To be human is to make mistakes. That’s an undeniable thing, but that does not mean we can always use use the excuse. However, if we are aware of our mistakes, we always have the chance to correct them.
For this week’s grammar guide post, I’m going to share some mistakes I sometimes make. Often, I catch those mistakes – thanks to proofreading. Sometimes, carelessness gets in the way, and I just have to take criticism on the chin. Tell me if you make these mistakes, too!
Who and Whom
It is embarrassing, but I when my fingers are flying all over the keyboard, it is rather easy to interchange these two. Admittedly, I have to sometimes pause to make sure I get it right.
My trick is to find the association. Do I need a pronoun for “he”, “she”, “it”, “we”, or “they”? In that case, “who” does the job. On the other hand, if I am dealing with “him”, “her”, “us”, and “them”, then I know I have to use “whom”.
What’s your trick?
This is very basic, like subject-verb agreement. If the noun used is singular, then the corresponding pronoun must be singular. The same thing applies when the noun is plural. When speaking, though, it is very easy to make slips such as:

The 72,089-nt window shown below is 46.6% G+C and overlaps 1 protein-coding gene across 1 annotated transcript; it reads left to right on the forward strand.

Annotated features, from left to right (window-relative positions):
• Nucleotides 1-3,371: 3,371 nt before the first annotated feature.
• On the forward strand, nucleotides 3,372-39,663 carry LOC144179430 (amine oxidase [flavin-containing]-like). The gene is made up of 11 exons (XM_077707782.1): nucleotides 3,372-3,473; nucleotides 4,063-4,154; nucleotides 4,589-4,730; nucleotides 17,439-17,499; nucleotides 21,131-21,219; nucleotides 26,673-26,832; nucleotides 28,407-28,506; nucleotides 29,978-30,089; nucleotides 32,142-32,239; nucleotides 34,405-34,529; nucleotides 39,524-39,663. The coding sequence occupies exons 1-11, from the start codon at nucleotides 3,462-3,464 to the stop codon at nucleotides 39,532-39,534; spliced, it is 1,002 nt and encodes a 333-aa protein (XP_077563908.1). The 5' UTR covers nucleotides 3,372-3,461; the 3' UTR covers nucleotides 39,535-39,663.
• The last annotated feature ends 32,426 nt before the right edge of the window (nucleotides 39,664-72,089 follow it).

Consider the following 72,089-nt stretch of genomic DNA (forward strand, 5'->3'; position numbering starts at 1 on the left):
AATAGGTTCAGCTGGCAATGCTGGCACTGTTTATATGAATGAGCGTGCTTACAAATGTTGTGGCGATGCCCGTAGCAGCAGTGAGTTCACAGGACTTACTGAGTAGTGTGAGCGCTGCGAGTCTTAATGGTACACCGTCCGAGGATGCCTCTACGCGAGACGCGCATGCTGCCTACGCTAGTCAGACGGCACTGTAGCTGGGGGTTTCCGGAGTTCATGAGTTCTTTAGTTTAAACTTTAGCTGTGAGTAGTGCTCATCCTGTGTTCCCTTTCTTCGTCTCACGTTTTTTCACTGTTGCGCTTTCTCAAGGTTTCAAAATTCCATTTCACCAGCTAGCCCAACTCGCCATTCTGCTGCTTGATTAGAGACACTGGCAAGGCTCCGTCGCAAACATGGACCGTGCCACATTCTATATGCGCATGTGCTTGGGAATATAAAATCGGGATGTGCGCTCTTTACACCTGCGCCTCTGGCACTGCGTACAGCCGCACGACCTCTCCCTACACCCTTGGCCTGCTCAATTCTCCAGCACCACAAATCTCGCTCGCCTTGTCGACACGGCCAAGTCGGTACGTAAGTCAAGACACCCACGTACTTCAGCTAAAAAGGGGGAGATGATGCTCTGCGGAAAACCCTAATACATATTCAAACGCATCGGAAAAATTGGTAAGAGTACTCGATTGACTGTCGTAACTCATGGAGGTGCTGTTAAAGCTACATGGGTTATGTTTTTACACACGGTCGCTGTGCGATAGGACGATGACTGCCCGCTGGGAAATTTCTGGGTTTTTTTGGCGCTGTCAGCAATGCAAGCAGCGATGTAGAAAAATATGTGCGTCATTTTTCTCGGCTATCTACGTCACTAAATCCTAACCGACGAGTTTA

Everybody must complete their assigned task.
It’s easier to spot and correct that, when writing, to:
Everybody must complete his (or her) assigned task.
This is another very embarrassing mistake that seems to happen to me more often on Twitter. Sometimes, I hit the “tweet” button only to realize that I have made this typo. (I prefer calling it a typo because I know what’s right and wrong but just get careless at times.) I’m sure you’ve had this experience once or twice!
We all know the difference. “It’s” is a contraction of “it is”, and “its” is used to refer to possession.
Run on sentences and comma splices
I have extensive experience with this topic, and I have to admit that more often than not, I make this mistake on purpose. No excuses. Just pure bullheadedness when I feel the structure suits the topic, tone, and target audience. It happens very rarely, though.
Now that I have bared my soul and confessed my humanity to you, would you do the same and share your weaknesses as well?
Image via Internet Marketing Articles
John Soares says
I like your technique for distinguishing between who and whom Naomi. I happen to speak some German, so I also think of whether or not the construction would be the dative form in that language.
Noemi Twigg says
It does help – most of the time! 🙂 Do you speak other languages aside from English and German?
John Soares says
I speak some Swedish and a little French and Spanish.